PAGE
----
Rustic italian cooking. Cooking morel mushrooms

Rustic Italian Cooking

rustic italian cooking
  • the Romance language spoken in Italy
  • Of or relating to Italy, its people, or their language
  • a native or inhabitant of Italy
  • of or pertaining to or characteristic of Italy or its people or culture or language; "Italian cooking"
  • (cook) prepare a hot meal; "My husband doesn't cook"
  • The process of preparing food by heating it
  • The practice or skill of preparing food
  • Food that has been prepared in a particular way
  • (cook) someone who cooks food
  • the act of preparing something (as food) by the application of heat; "cooking can be a great art"; "people are needed who have experience in cookery"; "he left the preparation of meals to his wife"
  • Having a simplicity and charm that is considered typical of the countryside
  • Lacking the sophistication of the city; backward and provincial
  • countrified: characteristic of rural life; "countrified clothes"; "rustic awkwardness"
  • Constructed or made in a plain and simple fashion, in particular
  • an unsophisticated country person
  • bumpkinly: awkwardly simple and provincial; "bumpkinly country boys"; "rustic farmers"; "a hick town"; "the nightlife of Montmartre awed the unsophisticated tourists"

The "Best" Pizza & Rustic Bread Dough - proving the dough
The "Best" Pizza & Rustic Bread Dough - proving the dough
The recipe for this dough is from Jamie Oliver, and is the best pizza dough I've ever made or tasted for that matter [well, let's say it's as good as the best of the best, tender pizza crusts from Italy :-> ] The nice thing about it is that it's also great for making focaccia, rustic bread, & many other types of bread, including ciabatta with the addition of a little olive oil. In this photo, it's ready for the first proving. You cut slits in the dough to help it rise more easily, then cover it with a clean, slightly damp tea towl, and let it sit in a draft free area for an hour or more until it's doubled in size. It's made with traditional yeast [ie: not fast acting], from half "00" flour and half durum wheat semolina flour, the finest grind available. You can find it in specialty Italian food shops. My personal favorite is "Milano's" in Little Italy, in Montreal...I just love browsing around in that large, colourful food emporium for all sorts of wonderful Italian & European products. "James Trevor 'Jamie' Oliver, MBE (born 27 May 1975), sometimes known as The Naked Chef, is an English chef & media personality well known for his growing list of food-focused television shows, his more recent roles in campaigning against the use of processed foods in national schools, & his campaign to change unhealthy diets and poor cooking habits for the better across the United Kingdom." - wikipedia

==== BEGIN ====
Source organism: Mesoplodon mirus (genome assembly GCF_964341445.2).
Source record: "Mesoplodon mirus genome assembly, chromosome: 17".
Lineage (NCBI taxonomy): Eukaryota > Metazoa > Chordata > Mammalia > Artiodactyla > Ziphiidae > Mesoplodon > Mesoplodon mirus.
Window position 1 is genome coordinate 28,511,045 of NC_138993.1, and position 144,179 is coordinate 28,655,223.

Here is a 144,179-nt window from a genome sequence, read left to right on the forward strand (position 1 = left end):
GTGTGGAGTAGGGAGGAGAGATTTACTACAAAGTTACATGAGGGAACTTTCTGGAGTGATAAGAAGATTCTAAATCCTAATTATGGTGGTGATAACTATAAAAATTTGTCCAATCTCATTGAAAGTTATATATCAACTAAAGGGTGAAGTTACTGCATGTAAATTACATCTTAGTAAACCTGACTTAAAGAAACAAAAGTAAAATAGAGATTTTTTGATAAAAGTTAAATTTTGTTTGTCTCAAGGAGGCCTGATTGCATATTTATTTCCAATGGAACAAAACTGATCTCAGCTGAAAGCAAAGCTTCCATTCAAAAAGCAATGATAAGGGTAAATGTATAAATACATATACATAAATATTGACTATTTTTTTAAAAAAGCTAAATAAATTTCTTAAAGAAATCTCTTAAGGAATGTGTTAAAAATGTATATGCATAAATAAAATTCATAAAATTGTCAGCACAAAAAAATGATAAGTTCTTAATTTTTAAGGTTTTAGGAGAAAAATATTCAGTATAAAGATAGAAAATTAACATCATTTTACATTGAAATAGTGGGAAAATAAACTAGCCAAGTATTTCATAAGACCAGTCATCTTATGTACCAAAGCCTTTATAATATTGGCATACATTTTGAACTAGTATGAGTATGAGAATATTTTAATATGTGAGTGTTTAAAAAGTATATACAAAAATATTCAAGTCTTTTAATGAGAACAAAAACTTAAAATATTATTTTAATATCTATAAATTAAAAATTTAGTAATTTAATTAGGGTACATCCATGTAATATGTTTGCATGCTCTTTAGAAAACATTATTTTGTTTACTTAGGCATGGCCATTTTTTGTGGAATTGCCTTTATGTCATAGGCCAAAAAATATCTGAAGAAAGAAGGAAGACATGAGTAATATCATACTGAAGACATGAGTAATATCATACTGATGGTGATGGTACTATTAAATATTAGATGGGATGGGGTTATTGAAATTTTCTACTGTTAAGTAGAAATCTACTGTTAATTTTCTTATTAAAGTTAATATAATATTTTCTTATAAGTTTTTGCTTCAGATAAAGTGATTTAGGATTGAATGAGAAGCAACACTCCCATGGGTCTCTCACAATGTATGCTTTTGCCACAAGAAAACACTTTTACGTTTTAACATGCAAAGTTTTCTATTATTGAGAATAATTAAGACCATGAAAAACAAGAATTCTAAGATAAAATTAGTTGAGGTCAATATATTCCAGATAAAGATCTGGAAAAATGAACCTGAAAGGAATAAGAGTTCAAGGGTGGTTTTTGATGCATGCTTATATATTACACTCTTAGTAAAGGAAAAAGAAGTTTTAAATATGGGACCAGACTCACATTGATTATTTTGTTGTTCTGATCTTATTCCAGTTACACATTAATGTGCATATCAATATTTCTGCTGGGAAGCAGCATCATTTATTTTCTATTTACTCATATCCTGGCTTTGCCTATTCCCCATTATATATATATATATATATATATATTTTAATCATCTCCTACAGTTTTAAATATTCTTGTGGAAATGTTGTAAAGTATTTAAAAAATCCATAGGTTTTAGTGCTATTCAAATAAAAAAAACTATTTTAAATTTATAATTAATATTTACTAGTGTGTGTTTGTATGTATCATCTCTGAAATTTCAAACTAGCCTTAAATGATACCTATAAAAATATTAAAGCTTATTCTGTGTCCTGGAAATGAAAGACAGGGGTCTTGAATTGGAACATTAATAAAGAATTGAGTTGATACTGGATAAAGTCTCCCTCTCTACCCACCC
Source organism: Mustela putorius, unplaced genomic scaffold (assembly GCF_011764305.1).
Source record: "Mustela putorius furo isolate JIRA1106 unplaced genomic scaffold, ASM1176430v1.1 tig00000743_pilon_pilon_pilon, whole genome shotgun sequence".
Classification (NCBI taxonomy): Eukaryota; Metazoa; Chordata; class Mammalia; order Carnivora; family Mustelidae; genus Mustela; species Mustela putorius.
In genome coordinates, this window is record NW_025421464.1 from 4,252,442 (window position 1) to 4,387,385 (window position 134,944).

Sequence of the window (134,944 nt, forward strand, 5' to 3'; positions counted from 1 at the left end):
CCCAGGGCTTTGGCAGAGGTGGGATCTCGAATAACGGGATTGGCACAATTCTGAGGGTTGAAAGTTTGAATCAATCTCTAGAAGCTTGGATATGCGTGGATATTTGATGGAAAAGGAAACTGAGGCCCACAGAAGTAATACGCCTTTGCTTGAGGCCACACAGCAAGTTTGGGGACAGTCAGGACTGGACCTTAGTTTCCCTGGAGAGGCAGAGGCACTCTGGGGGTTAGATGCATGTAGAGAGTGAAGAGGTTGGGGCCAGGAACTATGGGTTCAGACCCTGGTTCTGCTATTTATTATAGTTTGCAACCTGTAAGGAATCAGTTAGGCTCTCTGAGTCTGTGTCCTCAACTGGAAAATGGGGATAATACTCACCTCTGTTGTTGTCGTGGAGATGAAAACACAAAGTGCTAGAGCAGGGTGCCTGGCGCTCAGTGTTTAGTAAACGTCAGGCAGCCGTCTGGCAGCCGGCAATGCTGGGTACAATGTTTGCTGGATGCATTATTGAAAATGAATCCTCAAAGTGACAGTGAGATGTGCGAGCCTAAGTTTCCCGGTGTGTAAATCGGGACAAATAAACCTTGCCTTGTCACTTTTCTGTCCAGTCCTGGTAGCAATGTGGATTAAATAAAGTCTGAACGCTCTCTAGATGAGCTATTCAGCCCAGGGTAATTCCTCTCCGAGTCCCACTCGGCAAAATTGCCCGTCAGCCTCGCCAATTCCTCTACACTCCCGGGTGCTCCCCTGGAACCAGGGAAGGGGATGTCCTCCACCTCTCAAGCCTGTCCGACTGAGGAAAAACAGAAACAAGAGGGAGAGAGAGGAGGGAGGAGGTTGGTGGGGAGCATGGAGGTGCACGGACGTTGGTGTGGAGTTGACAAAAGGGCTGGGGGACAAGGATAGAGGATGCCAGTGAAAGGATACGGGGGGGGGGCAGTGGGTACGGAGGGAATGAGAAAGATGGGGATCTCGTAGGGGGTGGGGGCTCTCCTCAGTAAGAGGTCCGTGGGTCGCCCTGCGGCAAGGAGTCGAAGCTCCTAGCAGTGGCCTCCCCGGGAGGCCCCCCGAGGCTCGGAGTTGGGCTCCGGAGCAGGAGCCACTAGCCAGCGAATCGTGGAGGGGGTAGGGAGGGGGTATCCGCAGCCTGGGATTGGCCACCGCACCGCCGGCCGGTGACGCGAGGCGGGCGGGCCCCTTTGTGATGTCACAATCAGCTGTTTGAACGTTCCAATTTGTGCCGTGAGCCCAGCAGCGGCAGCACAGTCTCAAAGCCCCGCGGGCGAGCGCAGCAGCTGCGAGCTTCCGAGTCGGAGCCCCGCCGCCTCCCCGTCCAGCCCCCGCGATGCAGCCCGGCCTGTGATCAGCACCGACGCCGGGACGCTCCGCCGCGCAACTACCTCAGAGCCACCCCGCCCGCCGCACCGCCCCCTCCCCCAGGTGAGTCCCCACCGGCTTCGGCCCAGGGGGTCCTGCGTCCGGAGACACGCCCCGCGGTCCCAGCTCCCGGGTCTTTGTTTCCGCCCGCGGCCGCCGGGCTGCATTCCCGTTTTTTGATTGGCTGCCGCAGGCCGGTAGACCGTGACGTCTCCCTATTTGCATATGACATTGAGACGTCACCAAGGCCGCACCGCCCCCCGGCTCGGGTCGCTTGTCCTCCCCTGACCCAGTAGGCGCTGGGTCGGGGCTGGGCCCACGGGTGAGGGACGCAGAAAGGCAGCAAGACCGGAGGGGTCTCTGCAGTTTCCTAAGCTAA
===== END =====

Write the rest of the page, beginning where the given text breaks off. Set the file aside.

Rustic Italian Loaf
Rustic Italian Loaf
This is the bread after the second rising and baking. After the first rising, you punch down the dough and shape it into a slightly flattened ball or other shape as you wish, sprinkle a little of the fine durum semolina over the top, then score a pattern into the dough. You let it rise for another hour until doubled, then bake until golden. Because of the types of flour, you get a slightly heavier loaf with a more compact, chewier dough. It's perfect for toasting and making bruschetta, or for making gorgeous sandwiches filled with thinly sliced Italian meats, cheeses, & rockette, or whatever suits your fancy!

rustic italian cooking
Similar posts: